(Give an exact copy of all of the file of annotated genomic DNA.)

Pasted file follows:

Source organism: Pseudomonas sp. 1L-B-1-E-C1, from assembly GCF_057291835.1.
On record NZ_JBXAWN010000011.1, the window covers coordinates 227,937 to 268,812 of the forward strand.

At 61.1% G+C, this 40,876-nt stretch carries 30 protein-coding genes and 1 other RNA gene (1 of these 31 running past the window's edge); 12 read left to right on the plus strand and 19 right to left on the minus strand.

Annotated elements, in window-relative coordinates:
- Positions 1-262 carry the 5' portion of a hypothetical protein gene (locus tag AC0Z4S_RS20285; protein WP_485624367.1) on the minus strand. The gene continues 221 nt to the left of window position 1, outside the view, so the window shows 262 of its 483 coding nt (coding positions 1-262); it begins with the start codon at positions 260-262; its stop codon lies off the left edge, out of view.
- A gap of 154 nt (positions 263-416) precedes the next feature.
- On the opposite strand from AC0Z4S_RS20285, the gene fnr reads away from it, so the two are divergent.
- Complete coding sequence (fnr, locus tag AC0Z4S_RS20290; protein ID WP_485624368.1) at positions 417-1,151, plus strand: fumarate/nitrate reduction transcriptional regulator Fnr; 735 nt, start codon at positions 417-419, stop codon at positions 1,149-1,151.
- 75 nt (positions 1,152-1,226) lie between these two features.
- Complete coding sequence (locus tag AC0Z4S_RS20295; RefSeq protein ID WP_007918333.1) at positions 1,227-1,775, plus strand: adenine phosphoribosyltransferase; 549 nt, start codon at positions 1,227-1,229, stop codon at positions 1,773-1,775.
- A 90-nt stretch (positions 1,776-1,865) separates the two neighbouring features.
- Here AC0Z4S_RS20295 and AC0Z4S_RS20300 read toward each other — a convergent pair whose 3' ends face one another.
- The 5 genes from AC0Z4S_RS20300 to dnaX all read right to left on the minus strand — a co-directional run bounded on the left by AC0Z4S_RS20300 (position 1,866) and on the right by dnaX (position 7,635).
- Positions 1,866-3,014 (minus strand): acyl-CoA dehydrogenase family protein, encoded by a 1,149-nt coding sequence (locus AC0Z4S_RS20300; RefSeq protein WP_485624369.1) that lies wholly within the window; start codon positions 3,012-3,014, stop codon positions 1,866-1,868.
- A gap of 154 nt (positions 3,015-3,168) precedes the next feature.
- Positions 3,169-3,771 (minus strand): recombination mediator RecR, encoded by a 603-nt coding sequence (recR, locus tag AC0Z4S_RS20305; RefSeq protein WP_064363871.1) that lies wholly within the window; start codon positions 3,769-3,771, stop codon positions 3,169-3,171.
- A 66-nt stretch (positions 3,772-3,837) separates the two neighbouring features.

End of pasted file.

Source organism: Pseudomonas sp. 1L-B-1-E-C1, from assembly GCF_057291835.1.
On record NZ_JBXAWN010000011.1, the window covers coordinates 227,937 to 268,812 of the forward strand.

At 61.1% G+C, this 40,876-nt stretch carries 30 protein-coding genes and 1 other RNA gene (1 of these 31 running past the window's edge); 12 read left to right on the plus strand and 19 right to left on the minus strand.

Annotated elements, in window-relative coordinates:
- Positions 1-262 carry the 5' portion of a hypothetical protein gene (locus tag AC0Z4S_RS20285; protein WP_485624367.1) on the minus strand. The gene continues 221 nt to the left of window position 1, outside the view, so the window shows 262 of its 483 coding nt (coding positions 1-262); it begins with the start codon at positions 260-262; its stop codon lies off the left edge, out of view.
- A gap of 154 nt (positions 263-416) precedes the next feature.
- On the opposite strand from AC0Z4S_RS20285, the gene fnr reads away from it, so the two are divergent.
- Complete coding sequence (fnr, locus tag AC0Z4S_RS20290; protein ID WP_485624368.1) at positions 417-1,151, plus strand: fumarate/nitrate reduction transcriptional regulator Fnr; 735 nt, start codon at positions 417-419, stop codon at positions 1,149-1,151.
- 75 nt (positions 1,152-1,226) lie between these two features.
- Complete coding sequence (locus tag AC0Z4S_RS20295; RefSeq protein ID WP_007918333.1) at positions 1,227-1,775, plus strand: adenine phosphoribosyltransferase; 549 nt, start codon at positions 1,227-1,229, stop codon at positions 1,773-1,775.
- A 90-nt stretch (positions 1,776-1,865) separates the two neighbouring features.
- Here AC0Z4S_RS20295 and AC0Z4S_RS20300 read toward each other — a convergent pair whose 3' ends face one another.
- The 5 genes from AC0Z4S_RS20300 to dnaX all read right to left on the minus strand — a co-directional run bounded on the left by AC0Z4S_RS20300 (position 1,866) and on the right by dnaX (position 7,635).
- Positions 1,866-3,014 (minus strand): acyl-CoA dehydrogenase family protein, encoded by a 1,149-nt coding sequence (locus AC0Z4S_RS20300; RefSeq protein WP_485624369.1) that lies wholly within the window; start codon positions 3,012-3,014, stop codon positions 1,866-1,868.
- A gap of 154 nt (positions 3,015-3,168) precedes the next feature.
- Positions 3,169-3,771 (minus strand): recombination mediator RecR, encoded by a 603-nt coding sequence (recR, locus tag AC0Z4S_RS20305; RefSeq protein WP_064363871.1) that lies wholly within the window; start codon positions 3,769-3,771, stop codon positions 3,169-3,171.
- A 66-nt stretch (positions 3,772-3,837) separates the two neighbouring features.